30 hours after walking our front door we stepped out into the humid Bali air. The first thing you notice is the traffic, which is gnarly as hell. Bali basically has no traffic rules, so the mopeds and cars are just one solid mass of honking, passing, swerving and brake slamming. All within 6 inches of each other. I saw one stoplight on our first jaunt through Kuta, but our driver ran the red light. So much for that... After such a lengthy travel it was pretty overwhelming to say the least. It's funny, because in the states pretty much everybody would be arrested if they drove like that. Seriously, every. single. person. After a few days though you get used to it, and the madness just becomes normal. I am surprised though that we never saw any serious accidents. One thing you do see is tourists covered in road rash. Obviously they are not as adept at weaving scooters around cars and through unmarked intersections as the Balinese. Its insane, but it works I guess.
Another thing you notice right away is how dirty and crowded Bali is. Its kind of like taking an American city and squishing everything together, and then re-building it out of bamboo, concrete, tarps and metal siding. the crowds makes sense though considering Bali is smaller than the Olympic Peninsula and contains a little over 4 million people.
We settled into some cottages about a 10 minute walk from Uluwatu. This is the road I would walk down in the morning. It was always really peaceful. Dogs just walking up, roosters crowing, birds and chirping geckos (which you don't want in your room because they are loud as hell). It was nice. Notice the wall on the left has shards of glass built into it. Probably to keep out monkeys/people?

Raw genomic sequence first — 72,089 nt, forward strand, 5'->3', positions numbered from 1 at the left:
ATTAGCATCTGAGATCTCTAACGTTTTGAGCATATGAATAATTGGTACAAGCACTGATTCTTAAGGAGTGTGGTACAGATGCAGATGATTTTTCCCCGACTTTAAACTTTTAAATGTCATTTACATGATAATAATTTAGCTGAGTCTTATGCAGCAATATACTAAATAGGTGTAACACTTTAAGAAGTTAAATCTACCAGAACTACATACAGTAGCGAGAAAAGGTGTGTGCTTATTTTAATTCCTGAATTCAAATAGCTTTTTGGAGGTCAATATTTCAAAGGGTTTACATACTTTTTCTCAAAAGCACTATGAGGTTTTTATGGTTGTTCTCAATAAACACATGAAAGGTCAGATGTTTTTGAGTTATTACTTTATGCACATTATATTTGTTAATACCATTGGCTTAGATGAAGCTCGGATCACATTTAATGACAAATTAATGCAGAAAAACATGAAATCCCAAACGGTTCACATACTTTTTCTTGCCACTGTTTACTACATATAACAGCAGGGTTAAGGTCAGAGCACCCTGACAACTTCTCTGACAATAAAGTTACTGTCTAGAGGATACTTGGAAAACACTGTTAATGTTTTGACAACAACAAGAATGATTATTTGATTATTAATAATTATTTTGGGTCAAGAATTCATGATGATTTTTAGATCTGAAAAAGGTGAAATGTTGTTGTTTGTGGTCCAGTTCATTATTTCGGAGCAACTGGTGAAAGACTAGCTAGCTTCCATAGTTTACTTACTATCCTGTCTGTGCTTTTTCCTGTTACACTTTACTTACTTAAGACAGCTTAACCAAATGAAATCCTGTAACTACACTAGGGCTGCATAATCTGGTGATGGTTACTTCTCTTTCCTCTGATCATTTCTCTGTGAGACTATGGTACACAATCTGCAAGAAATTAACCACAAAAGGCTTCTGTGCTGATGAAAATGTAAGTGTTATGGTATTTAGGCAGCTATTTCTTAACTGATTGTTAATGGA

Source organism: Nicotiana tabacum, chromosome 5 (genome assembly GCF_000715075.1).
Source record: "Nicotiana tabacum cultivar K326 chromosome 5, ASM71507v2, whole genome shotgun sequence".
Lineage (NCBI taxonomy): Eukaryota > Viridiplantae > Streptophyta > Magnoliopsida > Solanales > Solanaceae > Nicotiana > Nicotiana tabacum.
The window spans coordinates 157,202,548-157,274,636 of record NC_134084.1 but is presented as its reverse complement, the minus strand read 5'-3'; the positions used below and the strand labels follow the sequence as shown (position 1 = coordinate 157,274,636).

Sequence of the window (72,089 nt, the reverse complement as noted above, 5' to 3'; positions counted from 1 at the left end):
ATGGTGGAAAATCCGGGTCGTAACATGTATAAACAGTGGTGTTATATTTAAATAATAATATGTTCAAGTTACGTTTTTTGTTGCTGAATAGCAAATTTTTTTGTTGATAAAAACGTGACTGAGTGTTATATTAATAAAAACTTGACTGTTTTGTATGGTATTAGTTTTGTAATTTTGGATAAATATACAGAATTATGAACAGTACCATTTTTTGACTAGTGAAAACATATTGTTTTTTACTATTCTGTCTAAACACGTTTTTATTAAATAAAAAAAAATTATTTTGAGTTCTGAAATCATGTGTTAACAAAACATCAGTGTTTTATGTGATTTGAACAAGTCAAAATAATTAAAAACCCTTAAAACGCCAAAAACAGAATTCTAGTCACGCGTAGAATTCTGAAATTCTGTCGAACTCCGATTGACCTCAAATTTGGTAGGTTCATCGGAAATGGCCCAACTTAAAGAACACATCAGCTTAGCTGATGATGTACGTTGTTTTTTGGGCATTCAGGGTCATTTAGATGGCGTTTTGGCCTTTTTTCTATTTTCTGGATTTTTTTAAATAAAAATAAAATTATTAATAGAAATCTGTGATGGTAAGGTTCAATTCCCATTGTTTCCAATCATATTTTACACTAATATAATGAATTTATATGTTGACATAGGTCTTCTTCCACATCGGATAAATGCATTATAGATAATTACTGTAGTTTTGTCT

This is why you surf in the morning.... By noon the parking lot is filled with scooters. Every one of which is a surfer.
From our cottages you could see the peaks of Padang Padang (closest), impossibles, Bingin and Dreamland. Its weird to be in a lineup with so many different languages. There are people speaking French, Portuguese, Spanish, I even heard some Russians. People surf in Russia?
Uluwatu's outside corner, which you could also see from our cottages. It is the last section at Ulus before getting to Padang. Only works when the swell is up a bit. I cut my foot on some limestone while crawling around in the bushes to get this picture. Just a couple feet below me is the 100 ft + cliff down to the water. And I don't even like heights. The locals were out this evening getting some legit standup barrels.
Uluwatu Temple is pretty amazing. Big cliffs and monkeys with empty pumping surf right below.
My first of many encounters with our simian cousins.
While we were at the temple there was a big celebration going on. There was lots of drums, bells and chanting. All these dump trucks were loaded with people. They were still chanting and singing as they drove away.